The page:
A township originally called Smiley, was renamed to Nisswa an Ojibwe word meaning "in the middle" or "three", when it was incorporated in 1908. Logging was a big industry in the area, and it was also along the former Leech Lake Trail that Native Americans would travel along. The town was established along the railroad, which almost went a different route, but due to expensive construction costs, was remapped along the Leech Lake Trail. To some, Nisswa is known as "the city almost never was".
Another northern fur trading town, the Ojibwa pushed out the Dakota, and were followed by settlers in this area. After the railroad was built, the town was founded and named after Thomas B. Walker the logging business owner to hopefully bring a sawmill, which instead was set up in Akeley. However logging grew, and then as it declined in the later twentieth century, tourism became a primary focus. It was also the home of the Ah-Gwah-Ching Center for tuberculosis patients, which later became a state nursing home for psychiatric patients before being closed in 2008.
Meaning "iron" or "valuable" in the Ojibwa dialect, this town was also an area of native important, and later of trading significance. It was then settled by gold prospectors and miners. It was incorporated in 1893 and the mining industry sustained the town for quite some time. As mining slowed, agriculture and tourism have taken over.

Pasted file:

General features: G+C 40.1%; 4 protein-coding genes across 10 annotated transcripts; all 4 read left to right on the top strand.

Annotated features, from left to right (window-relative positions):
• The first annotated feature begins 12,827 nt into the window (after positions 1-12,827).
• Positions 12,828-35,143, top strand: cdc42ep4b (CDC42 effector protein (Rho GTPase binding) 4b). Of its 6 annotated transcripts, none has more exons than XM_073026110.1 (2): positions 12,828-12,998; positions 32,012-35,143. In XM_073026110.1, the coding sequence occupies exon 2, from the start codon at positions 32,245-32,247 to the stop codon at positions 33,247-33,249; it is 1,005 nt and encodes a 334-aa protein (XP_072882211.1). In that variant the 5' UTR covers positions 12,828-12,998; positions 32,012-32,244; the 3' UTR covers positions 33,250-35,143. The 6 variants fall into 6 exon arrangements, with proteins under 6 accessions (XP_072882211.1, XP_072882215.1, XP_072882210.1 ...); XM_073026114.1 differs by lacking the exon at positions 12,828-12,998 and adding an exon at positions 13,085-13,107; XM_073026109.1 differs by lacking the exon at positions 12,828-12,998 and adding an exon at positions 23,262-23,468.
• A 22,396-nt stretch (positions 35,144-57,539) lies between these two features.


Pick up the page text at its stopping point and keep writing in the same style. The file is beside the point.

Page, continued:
Originally a Native American community called Keoxa, this area was settled in 1851 by people from New England, and was a massive center for logging, milling, steam boating, and railroads. The port was crucial in the growth of the Mississippi River industry. The railroads grew, and the Railway Bridge was the second of its kind to span the river. It is known know for its historic architecture, and culture of art and music.
Another of MN's mining towns, Hibbing was named for a businessman and iron ore prospector who found the deposits that allowed Hibbing to grow. Hibbing was the birthplace of Greyhound Buses, which started as a line between Hibbing and Alice. It is home to the world's largest iron ore mine, and in fact, the town was relocated when the Oliver Mining Company wanted to expand the mine around 1920.